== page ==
03/31/2014 11:04 am ET Updated May 31, 2014

How President Obama Can Curb Deportations Now

President Obama is presiding over a broken immigration system that has deported two million human beings since he assumed office in 2009. It is a horrific figure that we too often forget represents incalculable human suffering, including an estimated 150,000 U.S. citizen children who had a parent deported in FY 2012 alone. In fact, the Obama administration has already deported more human beings than George W. Bush did in eight years and more than double the number of people Bill Clinton deported.

Actually, it's more than any president ever, which is why the president's immigration allies are fast becoming adversaries.

Two weeks ago, the president barely avoided a resolution from the Congressional Hispanic Caucus, which was about to formally criticize his administration's staggering number of deportations. In early March, Sens. Chuck Schumer (D-N.Y.), Dick Durbin (D-Ill.), and Robert Menendez (D-N.J.)--three members of the Senate's Gang of Eight immigration reform negotiators--also criticized the president's deportation record by calling on him to slow down the pace of his administration's deportations. Things have gotten so bad that the National Council of La Raza has rightly dubbed President Obama the "deporter-in-chief."

In the face of this intense heat, the president has asked Homeland Security Secretary Jeh Johnson to undertake a review of the administration's deportation priorities and policies, so they can be executed in a more humane manner. To curb the record-level deportations, the president should immediately undertake the following actions to help fix America's disastrous immigration system.

First, the president should instruct the Department of Homeland Security (DHS) to prioritize only the deportation of individuals convicted of serious violent offenses in recent years. According to DHS's own fiscal year 2013 data, 67 percent of the 368,644 people deported have either no criminal history or have only been convicted of minor misdemeanors. Even this figure is misleading, as those with criminal histories include individuals convicted of low-level crimes, such as offenses based on immigration status like driving without a license. No one should be ripped away from their families and communities because of a traffic offense.

Second, the president should instruct DHS to cease asking state or local police to detain peaceful immigrants who pose no threat to public safety. Under Secure Communities and other DHS programs, state and local police submit fingerprint scans of anyone arrested to DHS. The scans are then run through a database to identify people without immigration status. If there's a "match," DHS can issue an immigration hold, asking state or local police to detain (often at their own expense) a person for 48 hours--but in practice can be much longer--until the individual can be transferred into DHS custody for deportation.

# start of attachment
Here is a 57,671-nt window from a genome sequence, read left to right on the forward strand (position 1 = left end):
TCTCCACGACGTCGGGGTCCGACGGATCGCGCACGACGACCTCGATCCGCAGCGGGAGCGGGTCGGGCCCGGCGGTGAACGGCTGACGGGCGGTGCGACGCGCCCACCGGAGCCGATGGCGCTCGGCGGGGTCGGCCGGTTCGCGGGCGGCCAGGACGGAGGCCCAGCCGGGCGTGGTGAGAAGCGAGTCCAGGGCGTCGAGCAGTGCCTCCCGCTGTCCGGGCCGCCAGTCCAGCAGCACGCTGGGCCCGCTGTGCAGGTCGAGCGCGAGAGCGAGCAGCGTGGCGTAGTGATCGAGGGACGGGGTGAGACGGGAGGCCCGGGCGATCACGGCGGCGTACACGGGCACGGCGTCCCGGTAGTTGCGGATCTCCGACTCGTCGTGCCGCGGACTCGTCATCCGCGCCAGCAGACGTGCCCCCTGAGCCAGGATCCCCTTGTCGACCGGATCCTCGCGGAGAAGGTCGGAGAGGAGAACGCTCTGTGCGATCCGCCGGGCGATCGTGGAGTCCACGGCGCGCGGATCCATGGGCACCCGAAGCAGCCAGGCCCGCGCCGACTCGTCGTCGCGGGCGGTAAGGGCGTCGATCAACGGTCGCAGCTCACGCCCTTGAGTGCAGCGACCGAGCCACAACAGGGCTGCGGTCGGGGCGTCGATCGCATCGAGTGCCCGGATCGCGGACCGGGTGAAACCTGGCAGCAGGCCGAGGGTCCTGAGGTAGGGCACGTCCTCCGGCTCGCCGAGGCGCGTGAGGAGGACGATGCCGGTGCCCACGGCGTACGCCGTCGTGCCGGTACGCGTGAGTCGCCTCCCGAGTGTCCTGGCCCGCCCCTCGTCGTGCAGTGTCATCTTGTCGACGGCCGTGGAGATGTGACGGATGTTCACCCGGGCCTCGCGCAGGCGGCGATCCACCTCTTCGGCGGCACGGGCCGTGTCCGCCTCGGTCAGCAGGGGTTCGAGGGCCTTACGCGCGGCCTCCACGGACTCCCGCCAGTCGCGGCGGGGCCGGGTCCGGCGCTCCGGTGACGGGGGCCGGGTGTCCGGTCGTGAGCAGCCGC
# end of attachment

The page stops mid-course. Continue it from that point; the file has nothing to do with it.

These immigration holds are issued regardless of why the individual was arrested or even whether the individual was ultimately convicted of a crime. In FY 2007, DHS issued roughly 80,000 of these holds; in 2012, this number jumped to over 270,000. Too often, mistakes are made, with U.S. citizens and lawful permanent residents, often of Latino descent, improperly detained by policies that invite racial profiling. By ensuring that only immigrants with recent conviction histories of serious, violent crimes are detained by state or local police, the president can partially alleviate the fear and devastation that has been wrought by Secure Communities.

Third, no one should be deported without being given the opportunity to see an immigration judge. Currently, the administration flouts the due process rights of immigrants by relying on deportation methods, such as expedited removal and reinstatements of old decisions, which bypass a judge. Judicial hearings ensure a judge can consider the impact a deportation will have on the individual's family or loved ones as well as any other mitigating circumstances.

In fiscal year 2013, over 260,000 people were deported without ever seeing a judge, nearly twice as many as in 2005. This is a disgrace to the due process rights the country was founded upon. The president should use his authority to limit the use of deportations without court hearings to the greatest extent possible. At a minimum, he should ensure that all individuals are screened to determine whether they are eligible for immigration relief or have other compelling factors that weigh in favor of them remaining in the United States.

In addition to implementing these reforms, President Obama should provide deportation relief and work authorization to people who have lived in the U.S. for five years and do not pose a current serious threat to the public. Instituting these changes would go a long way to curbing record-level deportations, keeping families together, protecting American communities, and safeguarding civil liberties.

The president already has the power to reverse his failed immigration and border security policies. Now he just needs the political will and moral courage.

Laura W. Murphy is director of the ACLU's Washington Legislative Office.